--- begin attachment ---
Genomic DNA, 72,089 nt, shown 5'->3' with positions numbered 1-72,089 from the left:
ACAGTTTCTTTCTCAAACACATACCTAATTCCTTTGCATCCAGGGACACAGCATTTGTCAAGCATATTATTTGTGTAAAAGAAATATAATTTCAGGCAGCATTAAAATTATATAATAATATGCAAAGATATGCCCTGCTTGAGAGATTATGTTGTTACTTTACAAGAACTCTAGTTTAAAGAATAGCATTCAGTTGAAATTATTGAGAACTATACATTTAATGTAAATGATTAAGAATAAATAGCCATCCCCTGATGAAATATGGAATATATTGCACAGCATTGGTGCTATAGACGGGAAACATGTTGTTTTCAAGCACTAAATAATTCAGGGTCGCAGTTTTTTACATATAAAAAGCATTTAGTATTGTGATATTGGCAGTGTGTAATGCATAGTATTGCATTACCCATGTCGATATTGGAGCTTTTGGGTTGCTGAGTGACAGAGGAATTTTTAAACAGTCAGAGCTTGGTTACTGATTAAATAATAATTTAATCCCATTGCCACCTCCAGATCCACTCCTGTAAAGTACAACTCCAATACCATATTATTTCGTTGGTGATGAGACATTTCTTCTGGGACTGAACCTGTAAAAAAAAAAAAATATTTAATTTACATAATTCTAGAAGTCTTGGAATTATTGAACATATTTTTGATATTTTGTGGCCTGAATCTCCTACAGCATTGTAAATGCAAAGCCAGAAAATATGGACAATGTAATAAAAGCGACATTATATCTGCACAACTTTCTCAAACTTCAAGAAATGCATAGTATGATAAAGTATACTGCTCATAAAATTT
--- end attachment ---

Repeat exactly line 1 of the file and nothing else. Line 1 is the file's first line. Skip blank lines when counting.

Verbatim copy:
Genomic DNA, 72,089 nt, shown 5'->3' with positions numbered 1-72,089 from the left: